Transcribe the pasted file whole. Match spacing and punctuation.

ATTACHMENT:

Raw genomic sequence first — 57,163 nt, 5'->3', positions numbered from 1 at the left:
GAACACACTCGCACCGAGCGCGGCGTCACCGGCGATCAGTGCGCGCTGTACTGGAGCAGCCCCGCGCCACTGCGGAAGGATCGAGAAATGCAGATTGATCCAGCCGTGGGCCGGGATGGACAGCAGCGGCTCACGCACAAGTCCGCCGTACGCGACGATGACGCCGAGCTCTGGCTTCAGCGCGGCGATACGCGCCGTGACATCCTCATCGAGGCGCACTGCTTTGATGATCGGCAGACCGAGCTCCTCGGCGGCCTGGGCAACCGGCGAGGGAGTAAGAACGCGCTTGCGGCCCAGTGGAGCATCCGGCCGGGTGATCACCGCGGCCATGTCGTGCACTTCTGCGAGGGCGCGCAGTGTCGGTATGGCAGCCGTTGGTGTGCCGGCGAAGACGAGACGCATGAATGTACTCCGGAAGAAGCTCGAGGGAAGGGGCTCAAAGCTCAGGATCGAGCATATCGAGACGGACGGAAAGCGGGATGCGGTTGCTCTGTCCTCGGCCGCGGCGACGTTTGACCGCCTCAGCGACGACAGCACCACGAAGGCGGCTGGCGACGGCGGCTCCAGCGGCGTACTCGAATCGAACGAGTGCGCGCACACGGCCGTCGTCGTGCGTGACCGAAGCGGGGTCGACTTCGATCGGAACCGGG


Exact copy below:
Raw genomic sequence first — 57,163 nt, 5'->3', positions numbered from 1 at the left:
GAACACACTCGCACCGAGCGCGGCGTCACCGGCGATCAGTGCGCGCTGTACTGGAGCAGCCCCGCGCCACTGCGGAAGGATCGAGAAATGCAGATTGATCCAGCCGTGGGCCGGGATGGACAGCAGCGGCTCACGCACAAGTCCGCCGTACGCGACGATGACGCCGAGCTCTGGCTTCAGCGCGGCGATACGCGCCGTGACATCCTCATCGAGGCGCACTGCTTTGATGATCGGCAGACCGAGCTCCTCGGCGGCCTGGGCAACCGGCGAGGGAGTAAGAACGCGCTTGCGGCCCAGTGGAGCATCCGGCCGGGTGATCACCGCGGCCATGTCGTGCACTTCTGCGAGGGCGCGCAGTGTCGGTATGGCAGCCGTTGGTGTGCCGGCGAAGACGAGACGCATGAATGTACTCCGGAAGAAGCTCGAGGGAAGGGGCTCAAAGCTCAGGATCGAGCATATCGAGACGGACGGAAAGCGGGATGCGGTTGCTCTGTCCTCGGCCGCGGCGACGTTTGACCGCCTCAGCGACGACAGCACCACGAAGGCGGCTGGCGACGGCGGCTCCAGCGGCGTACTCGAATCGAACGAGTGCGCGCACACGGCCGTCGTCGTGCGTGACCGAAGCGGGGTCGACTTCGATCGGAACCGGG